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PSY 320 - Tobacco

by: Elliana

PSY 320 - Tobacco PSY 320

GPA 3.9

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Combined textbook, course document, & lecture notes covering everything on tobacco
Drugs & Behavior
Dr. Marc Gellman
Class Notes
25 ?




Popular in Drugs & Behavior

Popular in Psychlogy

This 5 page Class Notes was uploaded by Elliana on Thursday February 4, 2016. The Class Notes belongs to PSY 320 at University of Miami taught by Dr. Marc Gellman in Spring 2015. Since its upload, it has received 55 views. For similar materials see Drugs & Behavior in Psychlogy at University of Miami.


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Date Created: 02/04/16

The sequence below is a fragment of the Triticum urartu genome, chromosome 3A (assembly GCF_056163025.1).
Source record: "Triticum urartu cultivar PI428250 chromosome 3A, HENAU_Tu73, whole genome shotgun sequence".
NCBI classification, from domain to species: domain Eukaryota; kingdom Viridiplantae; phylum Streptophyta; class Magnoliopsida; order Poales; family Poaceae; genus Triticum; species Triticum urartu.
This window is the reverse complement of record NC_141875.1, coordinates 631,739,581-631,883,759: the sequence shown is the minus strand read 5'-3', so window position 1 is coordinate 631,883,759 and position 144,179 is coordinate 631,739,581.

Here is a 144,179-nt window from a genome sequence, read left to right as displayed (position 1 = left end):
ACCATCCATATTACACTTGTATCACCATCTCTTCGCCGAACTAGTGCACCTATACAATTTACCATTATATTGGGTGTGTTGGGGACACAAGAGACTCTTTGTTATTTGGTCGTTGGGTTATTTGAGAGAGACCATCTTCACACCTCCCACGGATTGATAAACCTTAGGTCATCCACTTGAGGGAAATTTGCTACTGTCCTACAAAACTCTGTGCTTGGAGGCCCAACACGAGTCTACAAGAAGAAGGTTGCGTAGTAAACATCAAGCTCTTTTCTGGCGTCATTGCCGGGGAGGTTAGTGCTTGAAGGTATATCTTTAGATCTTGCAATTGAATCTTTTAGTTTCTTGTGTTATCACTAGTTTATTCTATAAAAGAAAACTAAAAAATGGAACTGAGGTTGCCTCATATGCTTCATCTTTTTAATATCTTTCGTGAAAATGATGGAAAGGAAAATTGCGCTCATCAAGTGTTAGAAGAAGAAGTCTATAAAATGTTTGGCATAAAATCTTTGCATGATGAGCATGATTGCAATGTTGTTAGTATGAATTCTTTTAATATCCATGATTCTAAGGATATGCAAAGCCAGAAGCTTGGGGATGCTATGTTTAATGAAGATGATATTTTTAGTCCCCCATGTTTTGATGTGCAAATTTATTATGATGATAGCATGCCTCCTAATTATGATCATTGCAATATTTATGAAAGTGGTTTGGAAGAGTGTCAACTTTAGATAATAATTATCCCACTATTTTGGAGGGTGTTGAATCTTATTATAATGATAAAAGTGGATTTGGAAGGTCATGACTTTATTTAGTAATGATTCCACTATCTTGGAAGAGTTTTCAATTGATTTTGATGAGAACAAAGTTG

PSY 320 Drugs & Behavior Chapter 10 Tobacco Tobacco = the leading cause of a preventable death Origins • Cul▯vated & used by Na▯ve Americans for centuries ◦ Methods of use: Snuff or smoke Plant • Tobacco, 2 main species: ◦ Nico▯ana Tobacum: large-leaf, indigenous to South America ◦ Nico▯ana Rus▯ca: small-leaf, from West Indies & eastern North America History • Ini▯ally promoted as a medicine, viewed as having many posi▯ve medical uses ◦ Also viewed as having nega▯ve reproduc▯ve effects • 1604 - King James published an▯-tobacco pamphet about health harms • 1890s - Nico▯ne dropped from US Pharmacopoeia • 1908 - NY made it illegal for women to smoke it in public • Non-medical use - found to be effec▯ve as insec▯cide for farming • Snuff - Use widespread during 18th century ◦ Perceived as a Bri▯sh product ◦ Declined a▯er the Revolu▯on • Chewing Tobacco - 19th century, nearly all tobacco produced & used in the U.S. was for chhewing • 1930s & 40s - Reports linking smoking & cancer • Tobacco companies' response: ◦ Forma▯on of Council for Tobacco Research • Not independent • Tried to undermine health risk claims ◦ Mass-marke▯ng of filter cigare▯es & cigare▯es w. lowered tar/nico▯ne content • Promoted as "safer" alterna▯ves • Consumers smoked more ◦ Market American cigare▯es to other countries to get customers addicted • 1960s Surgeon General's report states that smoking causes lung cancer in men ◦ Tobacco sales began a decline which has con▯nued ◦ 1965 - Congress required warning labels on cigare▯e packages ◦ 1971 - TV & radio cigare▯e ads banned ◦ 1990 - Smoking banned on interstate buses & domes▯c airline flights ◦ 1994 - CEOs of large tobacco companies tes▯fy to Congress that nico▯ne is not addic▯ve ◦ 1995 - FDA proposes to further regulate tobacco & ads • Educa▯on is the single biggest influence on smoking rates ◦ Men: 25% • High school diploma only: 28% • Undergraduate degree: 11% %0 2 : nem ◦ oW • Non-college students: 19% • Full-▯me college students: 5% Manufacture • Smoking became popular in 19th century & later due to cheaper paper produc▯on 1 PSY 320 Drugs & Behavior • Increase in factories ◦ Development of automated smoking devices ◦ Inexpensive mahine-produced cigare▯es Harms • Lung cancer • Cardiovascular disease • Chronic obstruc▯ve lung diseases (emphysema, etc.) • Risk increases for those who: ◦ Start young ◦ Smoke many cigare▯es ◦ Con▯nue for a long ▯me • Dead ▯ssues inside the body & organs ◦ Ischemic ▯ssue in the heart causes heart a▯acks • Other issues: ◦ Causes fires ◦ Pollu▯on by toxins released & discarded bu▯s ◦ Social isola▯on r o◦d O ◦ Cosme▯c concerns (wrinkles, balding, etc.) ◦ Financial expenses ◦ Secondhand smoke • Pregnancy: ◦ Miscarriage ◦ Low birth weight ◦ SIDS (Sudden Infant Death Syndrome) ◦ Neurological problems ◦ Hyperac▯vity ◦ Learning disabili▯es Organs affected 2 PSY 320 Drugs & Behavior • Cardiovascular disease • Lung cancer Mechanisms of ac▯on • Nico▯ne ◦ Ac▯ve ingredient to tobacco ◦ Naturally occurring liquid alkaloid that is colorless & vola▯le • Lungs: ◦ Inhala▯on very effec▯ve ◦ 90% of inhaled nico▯ne is absorbed ◦ Enters brain in 7 seconds, peak absorp▯on at 7 minutes • 80-90% of nico▯ne is deac▯vated in the liver, then excreted via kidneys ◦ Nico▯ne increases ac▯vity of liver enzymes responsible for nico▯ne deac▯va▯on ◦ Metabolized by CYP450 enzymes: CYP2A6 & CYP2B6 • Contributes to tolerance • May decrease effects of medica▯ons ◦ Major metabolite is co▯nine • Byproduct which remains in the bood for up to 2 days • Tar (tobacco byproduct) adheres to ▯ssues in mouth, nose, throat, lungs, & skin • Nico▯ne acts on: ◦ Nico▯ne acts on nico▯nic acetylcholine receptors ◦ Receptors present in drenal medulla ◦ Mimics acetylcholine • First s▯mulates then blocks receptor sites • Indirect sympopathomime▯c effect Effects • Increases levels of: ◦ Dopamine in reward circuits of CNS ◦ Flows of adrenaline (by binding to nico▯nic receptors) ◦ Release of epinephrine • Increase in heart rate, blood pressure, respira▯on, blood glucose levels • Nico▯ne poisoning: : l e v e l w◦ o L • Beginning smokers • Nausea, dizziness, general weakness ◦ Higher level/acute: • Tremors, convulsions, paralysis of breathing muscles, death • CNS & Circulatory System effects: ◦ Increases dopamine release in nucleus accumbens ◦ Influences acetylcholine, glutamate, GABA, norepinephrine, serotonin, & vasopressin ◦ Increased heart rate/blood pressure ◦ Increased oxygen need of the heart ◦ Decreased oxygen-carrying ability of blood • Shortness of breath ◦ Increased platelet adhesiveness (s▯cky blood platelets) ◦ Increased electrical ac▯vity in the cortex r e g nuh de c ud◦ e R • Inhibi▯on of hunger contrac▯ons • Increased blood sugar • Deadening of taste buds 3 PSY 320 Drugs & Behavior • Peripheral nervous system: ◦ Increases sympathe▯c nervous system ac▯vity • Release of adrenaline from adrenal glands & other sympathe▯c sites ◦ S▯mulates & blocks various sensory receptors • Behavioral effects: ◦ Nico▯ne has s▯mulant & calming effects ◦ User expecta▯on plays important role e c nednep◦e D no▯ c i d◦d A g n i v a◦ r C ◦ Irritability ◦ Anxiety ◦ Hos▯lity ◦ Concentra▯on difficul▯es ◦ Impa▯ence ◦ Insomnia Treatment • Nico▯ne-replacement therapy: ◦ Non-tobacco nico▯ne products to minimize withdrawal symptoms m◦u G s eh c t◦ a P ◦ Nasal spray ◦ Inhalors s e g ne z◦ o L ◦ Zyban • Nico▯nic-receptor agonists: ◦ Reduce withdrawal symptoms ◦ I.E. Varenicline • An▯depressant drugs: ◦ Address nico▯ne's effects on dopamine ◦ I.E. Bupropion The Health Consequences of Smoking (ar▯cle notes) • Smoking remains the leading preventable cause of premature disease & death in the U.S. • 2004 report concludes that smoking affects nearly every organ in the body • Ac▯ve smoking is causally associated with: ◦ Age-related macular degenera▯on ◦ Diabetes ◦ Colorectal cancer ◦ Liver cancer s i s o l u c r eb◦ u T no▯ c nu f s y d e l ▯ c e◦ r E ◦ Orofacial cle▯s in infants ◦ Ectopic pregnancy ◦ Rheumatoid arthri▯s ◦ Inflamma▯on ◦ Impaired immune func▯on • Exposure to secondhand smoke causally associated w. increased risk for stroke • What works: ◦ Media campaigns ◦ Smokefree air policies 4 PSY 320 Drugs & Behavior ◦ Op▯mal tobacco excise taxes ◦ Barrier-free cessa▯on treatment ◦ Comprehensive statewide tobacco control programs ◦ Greater restric▯on on sales • History: ◦ Over 20 million Americans died from cigare▯es since the first Surgeon General's report in 1964 • 2.5 million were non-smokers dying of hear diseases/lung cancer from exposure to secondhand smoke • 100,000 babies from SIDS or complica▯ons (prematurity, low birth weight, parental smoking) ◦ More than 10 ▯mes as many U.S. ci▯zens did from smoking than from all the wars combined in U.S. history ◦ Prevalence of smoking has declined, but men & women have a higher risk for lung cancer & pulmonary disease than in 1964 despite smoking fewer cigare▯es • Research: ◦ 2006 reports conclude there are no risk-free levels of exposure to secondhand smoke ◦ Results of an▯-smoking measures: • Text-only pack warnings • Control programs • Indoor smoking bans • Support for cessa▯on • Restric▯ons on adver▯sements/promo▯ons • Tax hikes d e n i l c e d e v a h s e t a r g n i k o▪ m S ▪ Mortality rates declined for heart disease & lung cancer ◦ 2005-2009: Smoking & secondhand accounts for: • Over 87% of lung cancer deaths • 61% of pulmonary disease deaths • 32% of all deaths from coronary heart disease ◦ The rela▯ve risk for dying from coronary heart disease among women 35 years + is now higher than for men ◦ Women who smoke have the same high risk of death from lung cancer as men • Na▯onal financial costs: ◦ Produc▯vity losses from premature death alone exceeds $150 billion per year • Value of produc▯vity loss from premature deaths by secondhand exposure is ~ $5.6 billion per year ◦ Annual costs of direct medical care a▯ributable to smoking are over $130 billion • Summary: ◦ Epidemic of cigare▯e smoking is a public health tragedy ◦ Epidemic ini▯ated & sustained by aggressive strategies of the tobacco industry • Deliberately misled the public on risks of smoking cigare▯es ◦ Secondhand smoke causally linked to cancer, respiratory & cardiovascular diseases, & adverse health effects on the health of infants & children ◦ Large dispari▯es in tobacco use remain across groups according to: • Race • Ethnicity • Educa▯onal level • Socioeconomic status • Region ◦ Comprehensive tobacco control programs & policies since 1964 have been proven effec▯ve for controlling use 5